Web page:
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Exhibition on slavery begins in Accra


ACCRA, September 29 -- A Three-month exhibition on the Trans-Atlantic Slave Trade aimed at educating the public on the importance of the period opened on Thursday at the Ghana Museums and Monuments Board (GMMB) in Accra. The exhibition seeks to draw attention to important places of the trade in the country and to recount its uniqueness. The exhibition, which would run from 28th September to the 15th of December is in collaboration with the GMMB and the United Nations Educational, Scientific and Cultural Organisation (UNESCO).

Exhibits include objects of slavery, photographs of sites and structures, models of European trade posts, maps and illustrations. Mr. Fritz Baffour, Chairman of the GMMB, noted the benefits that the exposure of forts and castles could bring to the country, especially in terms of tourism and the economic benefit to communities.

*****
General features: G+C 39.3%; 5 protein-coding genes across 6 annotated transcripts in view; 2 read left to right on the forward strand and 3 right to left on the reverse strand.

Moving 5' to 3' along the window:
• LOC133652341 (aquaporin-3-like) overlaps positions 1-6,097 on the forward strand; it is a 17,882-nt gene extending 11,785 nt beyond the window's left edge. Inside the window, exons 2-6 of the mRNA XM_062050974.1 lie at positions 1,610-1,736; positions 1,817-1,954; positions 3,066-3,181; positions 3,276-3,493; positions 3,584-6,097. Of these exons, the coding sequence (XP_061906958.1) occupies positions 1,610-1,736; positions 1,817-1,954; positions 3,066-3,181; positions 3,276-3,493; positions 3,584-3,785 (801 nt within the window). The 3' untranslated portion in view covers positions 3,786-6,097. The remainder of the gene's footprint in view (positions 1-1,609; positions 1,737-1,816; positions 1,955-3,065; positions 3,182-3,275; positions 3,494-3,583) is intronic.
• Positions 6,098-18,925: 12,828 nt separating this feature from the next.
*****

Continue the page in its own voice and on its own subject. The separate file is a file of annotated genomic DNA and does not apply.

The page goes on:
He said the slave trade is an "unavoidable" and "unfortunate" fact of history, saying "we must not remain silent about it no matter the enormity of the accompanying embarrassment". " Humanity must constantly be reminded of the atrocities of the slave trade. It is through such reminders that we succeed in keeping the world alert to avoid its past mistakes".

Mr. Baffour said punishment for the evil alone may not stop its perpetration but concerted condemnation and appeal to human conscience could go further. Ghana, he said wishes to be at the forefront of the tourism industry and the slave trade adding that, tourism sites both known and unknown markets and slave routes should be developed to show the link between Ghana and the Atlantic world.

The economic benefits to the communities should not be understated since it would attract the right infrastructure like access roads, hospitals, hotels, restaurants and employment. Mr. Baffour appealed to the government to recognise the importance of the nation's heritage to its economic advancement and to promote tourism like the cocoa and gold sectors.

" A government sponsored programme to develop and enhance tourism is needed promptly without fail". He stressed the need to restructure cultural institutions like the GMMB and said the Board with assistance from UNESCO, plans to set up a permanent slave museum at Jamestown.

Nana Akuako Sarpong, Chairman of the National Commission on Culture, said the issue of slavery should be open for debate saying, "This would prick the conscience of the perpetrators".

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